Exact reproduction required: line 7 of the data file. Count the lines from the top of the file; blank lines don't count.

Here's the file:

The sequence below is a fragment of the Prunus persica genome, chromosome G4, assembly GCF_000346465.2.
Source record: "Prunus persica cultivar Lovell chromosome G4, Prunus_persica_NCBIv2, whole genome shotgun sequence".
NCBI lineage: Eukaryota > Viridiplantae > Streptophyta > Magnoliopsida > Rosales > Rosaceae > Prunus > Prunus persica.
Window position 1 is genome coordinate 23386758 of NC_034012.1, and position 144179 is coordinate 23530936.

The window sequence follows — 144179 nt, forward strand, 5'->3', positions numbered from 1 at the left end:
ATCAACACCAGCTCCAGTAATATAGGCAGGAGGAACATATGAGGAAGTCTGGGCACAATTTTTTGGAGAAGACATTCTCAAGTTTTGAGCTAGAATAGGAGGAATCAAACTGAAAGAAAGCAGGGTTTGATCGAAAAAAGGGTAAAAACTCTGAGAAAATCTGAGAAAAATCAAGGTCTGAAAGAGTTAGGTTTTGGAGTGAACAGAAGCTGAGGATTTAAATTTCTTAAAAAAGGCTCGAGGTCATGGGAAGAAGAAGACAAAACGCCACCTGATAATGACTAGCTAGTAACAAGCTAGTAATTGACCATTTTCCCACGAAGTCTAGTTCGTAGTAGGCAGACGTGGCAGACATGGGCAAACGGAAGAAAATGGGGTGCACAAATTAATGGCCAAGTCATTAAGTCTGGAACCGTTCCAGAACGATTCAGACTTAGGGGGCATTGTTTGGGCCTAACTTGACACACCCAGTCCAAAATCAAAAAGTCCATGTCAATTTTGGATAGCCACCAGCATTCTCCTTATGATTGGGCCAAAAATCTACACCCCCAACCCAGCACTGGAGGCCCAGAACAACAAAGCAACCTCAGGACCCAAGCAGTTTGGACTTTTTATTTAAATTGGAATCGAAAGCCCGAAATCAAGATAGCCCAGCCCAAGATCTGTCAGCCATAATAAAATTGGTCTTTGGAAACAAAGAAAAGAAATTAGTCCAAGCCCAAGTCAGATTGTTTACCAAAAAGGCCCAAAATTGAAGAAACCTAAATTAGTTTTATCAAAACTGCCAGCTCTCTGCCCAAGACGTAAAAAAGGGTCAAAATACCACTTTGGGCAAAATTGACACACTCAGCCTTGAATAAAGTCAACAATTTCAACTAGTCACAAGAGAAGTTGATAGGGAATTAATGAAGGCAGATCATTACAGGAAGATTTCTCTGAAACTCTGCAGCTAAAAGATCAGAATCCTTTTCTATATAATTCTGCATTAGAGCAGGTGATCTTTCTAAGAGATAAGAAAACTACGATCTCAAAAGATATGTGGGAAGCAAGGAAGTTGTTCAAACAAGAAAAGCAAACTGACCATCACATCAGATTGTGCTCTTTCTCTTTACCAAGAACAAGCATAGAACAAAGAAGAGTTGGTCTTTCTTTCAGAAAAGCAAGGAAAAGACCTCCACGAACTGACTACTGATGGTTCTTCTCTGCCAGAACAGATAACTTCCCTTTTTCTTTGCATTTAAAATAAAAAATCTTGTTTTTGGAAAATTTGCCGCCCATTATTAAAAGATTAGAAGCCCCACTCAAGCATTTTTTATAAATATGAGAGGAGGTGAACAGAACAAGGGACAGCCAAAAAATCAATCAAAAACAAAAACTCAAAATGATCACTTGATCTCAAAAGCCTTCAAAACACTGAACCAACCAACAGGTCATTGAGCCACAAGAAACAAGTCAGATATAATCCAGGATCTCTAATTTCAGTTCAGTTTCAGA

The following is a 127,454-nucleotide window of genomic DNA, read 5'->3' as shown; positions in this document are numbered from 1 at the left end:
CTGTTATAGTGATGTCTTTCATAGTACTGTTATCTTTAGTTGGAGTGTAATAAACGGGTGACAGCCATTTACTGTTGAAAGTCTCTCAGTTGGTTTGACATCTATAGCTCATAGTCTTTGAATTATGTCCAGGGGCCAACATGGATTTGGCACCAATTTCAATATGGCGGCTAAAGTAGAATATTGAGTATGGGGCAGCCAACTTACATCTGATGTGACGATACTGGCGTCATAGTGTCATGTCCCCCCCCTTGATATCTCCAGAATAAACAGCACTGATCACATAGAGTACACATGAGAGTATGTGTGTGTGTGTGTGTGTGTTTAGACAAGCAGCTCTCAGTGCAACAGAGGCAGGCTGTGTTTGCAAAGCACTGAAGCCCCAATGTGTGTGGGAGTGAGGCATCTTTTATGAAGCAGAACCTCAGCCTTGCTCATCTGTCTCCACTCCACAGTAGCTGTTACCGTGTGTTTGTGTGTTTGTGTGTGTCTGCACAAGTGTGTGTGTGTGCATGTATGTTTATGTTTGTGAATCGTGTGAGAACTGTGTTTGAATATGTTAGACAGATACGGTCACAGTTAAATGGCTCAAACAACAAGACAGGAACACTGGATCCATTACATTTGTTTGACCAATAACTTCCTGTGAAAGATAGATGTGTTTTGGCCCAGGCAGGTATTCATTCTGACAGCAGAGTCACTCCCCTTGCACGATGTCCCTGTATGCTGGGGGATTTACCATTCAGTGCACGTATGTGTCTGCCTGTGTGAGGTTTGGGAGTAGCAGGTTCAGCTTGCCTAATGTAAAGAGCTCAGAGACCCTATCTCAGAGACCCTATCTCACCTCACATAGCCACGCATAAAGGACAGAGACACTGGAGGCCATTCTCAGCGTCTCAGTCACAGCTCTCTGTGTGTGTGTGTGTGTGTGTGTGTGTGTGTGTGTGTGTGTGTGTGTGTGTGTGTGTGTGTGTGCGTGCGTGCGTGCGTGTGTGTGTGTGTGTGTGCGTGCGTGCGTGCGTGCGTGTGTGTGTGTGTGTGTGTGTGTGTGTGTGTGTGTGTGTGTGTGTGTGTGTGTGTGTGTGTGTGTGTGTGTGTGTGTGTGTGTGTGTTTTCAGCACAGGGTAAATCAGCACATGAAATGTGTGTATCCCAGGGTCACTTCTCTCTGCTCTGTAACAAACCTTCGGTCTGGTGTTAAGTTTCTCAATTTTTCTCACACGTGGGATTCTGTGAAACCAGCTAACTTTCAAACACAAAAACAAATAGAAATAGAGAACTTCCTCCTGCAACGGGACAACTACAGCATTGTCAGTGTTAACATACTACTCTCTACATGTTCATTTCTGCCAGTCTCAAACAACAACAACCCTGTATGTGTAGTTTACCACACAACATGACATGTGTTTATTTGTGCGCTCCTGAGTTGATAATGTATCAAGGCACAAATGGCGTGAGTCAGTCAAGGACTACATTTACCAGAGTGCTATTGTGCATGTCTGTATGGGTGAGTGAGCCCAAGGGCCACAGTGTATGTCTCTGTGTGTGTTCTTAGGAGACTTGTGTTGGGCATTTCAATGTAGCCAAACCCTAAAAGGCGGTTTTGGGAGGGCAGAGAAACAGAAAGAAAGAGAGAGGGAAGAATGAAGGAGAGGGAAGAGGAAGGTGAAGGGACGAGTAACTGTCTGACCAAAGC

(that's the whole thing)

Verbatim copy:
The following is a 127,454-nucleotide window of genomic DNA, read 5'->3' as shown; positions in this document are numbered from 1 at the left end: